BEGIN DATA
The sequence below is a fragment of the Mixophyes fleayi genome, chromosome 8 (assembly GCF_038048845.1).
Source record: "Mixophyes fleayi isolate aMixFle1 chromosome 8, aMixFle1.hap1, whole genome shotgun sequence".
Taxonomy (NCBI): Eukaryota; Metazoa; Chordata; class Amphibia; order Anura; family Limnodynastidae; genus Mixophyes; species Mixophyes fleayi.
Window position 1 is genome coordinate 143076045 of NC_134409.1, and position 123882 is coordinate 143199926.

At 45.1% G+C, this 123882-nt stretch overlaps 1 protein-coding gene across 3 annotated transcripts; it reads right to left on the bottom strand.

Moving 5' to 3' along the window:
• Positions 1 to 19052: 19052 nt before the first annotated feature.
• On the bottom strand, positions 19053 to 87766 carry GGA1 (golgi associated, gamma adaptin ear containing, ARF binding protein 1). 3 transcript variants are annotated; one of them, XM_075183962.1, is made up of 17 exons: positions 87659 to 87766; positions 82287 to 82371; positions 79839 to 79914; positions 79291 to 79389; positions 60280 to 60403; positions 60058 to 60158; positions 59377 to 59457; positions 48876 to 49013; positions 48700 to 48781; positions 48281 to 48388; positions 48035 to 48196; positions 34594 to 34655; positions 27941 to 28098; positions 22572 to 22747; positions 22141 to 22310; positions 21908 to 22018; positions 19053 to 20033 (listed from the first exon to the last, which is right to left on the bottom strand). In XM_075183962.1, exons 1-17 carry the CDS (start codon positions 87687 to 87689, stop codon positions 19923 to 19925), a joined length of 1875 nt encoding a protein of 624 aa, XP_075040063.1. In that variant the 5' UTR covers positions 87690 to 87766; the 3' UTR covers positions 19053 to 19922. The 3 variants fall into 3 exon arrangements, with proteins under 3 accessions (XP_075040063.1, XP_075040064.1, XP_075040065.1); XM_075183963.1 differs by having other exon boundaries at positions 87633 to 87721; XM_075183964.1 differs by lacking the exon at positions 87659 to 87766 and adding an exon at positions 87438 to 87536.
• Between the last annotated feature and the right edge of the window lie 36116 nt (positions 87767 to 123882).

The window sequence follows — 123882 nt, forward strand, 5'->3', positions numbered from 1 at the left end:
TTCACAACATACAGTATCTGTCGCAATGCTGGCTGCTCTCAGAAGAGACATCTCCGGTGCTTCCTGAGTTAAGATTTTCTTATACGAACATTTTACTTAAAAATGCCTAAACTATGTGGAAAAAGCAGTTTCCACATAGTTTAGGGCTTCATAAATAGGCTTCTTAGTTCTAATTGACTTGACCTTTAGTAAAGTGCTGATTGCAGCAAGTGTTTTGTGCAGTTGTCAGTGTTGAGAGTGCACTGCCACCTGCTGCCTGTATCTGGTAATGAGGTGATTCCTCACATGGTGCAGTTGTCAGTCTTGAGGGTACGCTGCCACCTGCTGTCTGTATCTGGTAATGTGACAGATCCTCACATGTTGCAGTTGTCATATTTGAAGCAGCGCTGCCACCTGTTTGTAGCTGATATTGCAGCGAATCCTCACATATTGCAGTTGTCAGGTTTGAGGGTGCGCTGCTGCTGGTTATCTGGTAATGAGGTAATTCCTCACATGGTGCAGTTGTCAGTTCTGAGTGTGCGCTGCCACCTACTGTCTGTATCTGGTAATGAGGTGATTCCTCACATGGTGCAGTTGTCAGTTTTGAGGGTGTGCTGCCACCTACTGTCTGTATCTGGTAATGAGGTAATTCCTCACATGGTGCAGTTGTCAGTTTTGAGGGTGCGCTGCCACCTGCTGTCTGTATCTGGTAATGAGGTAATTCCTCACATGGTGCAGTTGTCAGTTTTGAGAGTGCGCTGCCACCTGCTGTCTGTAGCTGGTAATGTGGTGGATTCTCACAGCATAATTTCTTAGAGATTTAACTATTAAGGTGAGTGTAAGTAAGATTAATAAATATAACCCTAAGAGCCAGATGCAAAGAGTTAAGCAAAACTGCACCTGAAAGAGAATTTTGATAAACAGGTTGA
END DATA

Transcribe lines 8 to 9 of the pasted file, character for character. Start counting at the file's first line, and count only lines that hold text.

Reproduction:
• On the bottom strand, positions 19053 to 87766 carry GGA1 (golgi associated, gamma adaptin ear containing, ARF binding protein 1). 3 transcript variants are annotated; one of them, XM_075183962.1, is made up of 17 exons: positions 87659 to 87766; positions 82287 to 82371; positions 79839 to 79914; positions 79291 to 79389; positions 60280 to 60403; positions 60058 to 60158; positions 59377 to 59457; positions 48876 to 49013; positions 48700 to 48781; positions 48281 to 48388; positions 48035 to 48196; positions 34594 to 34655; positions 27941 to 28098; positions 22572 to 22747; positions 22141 to 22310; positions 21908 to 22018; positions 19053 to 20033 (listed from the first exon to the last, which is right to left on the bottom strand). In XM_075183962.1, exons 1-17 carry the CDS (start codon positions 87687 to 87689, stop codon positions 19923 to 19925), a joined length of 1875 nt encoding a protein of 624 aa, XP_075040063.1. In that variant the 5' UTR covers positions 87690 to 87766; the 3' UTR covers positions 19053 to 19922. The 3 variants fall into 3 exon arrangements, with proteins under 3 accessions (XP_075040063.1, XP_075040064.1, XP_075040065.1); XM_075183963.1 differs by having other exon boundaries at positions 87633 to 87721; XM_075183964.1 differs by lacking the exon at positions 87659 to 87766 and adding an exon at positions 87438 to 87536.
• Between the last annotated feature and the right edge of the window lie 36116 nt (positions 87767 to 123882).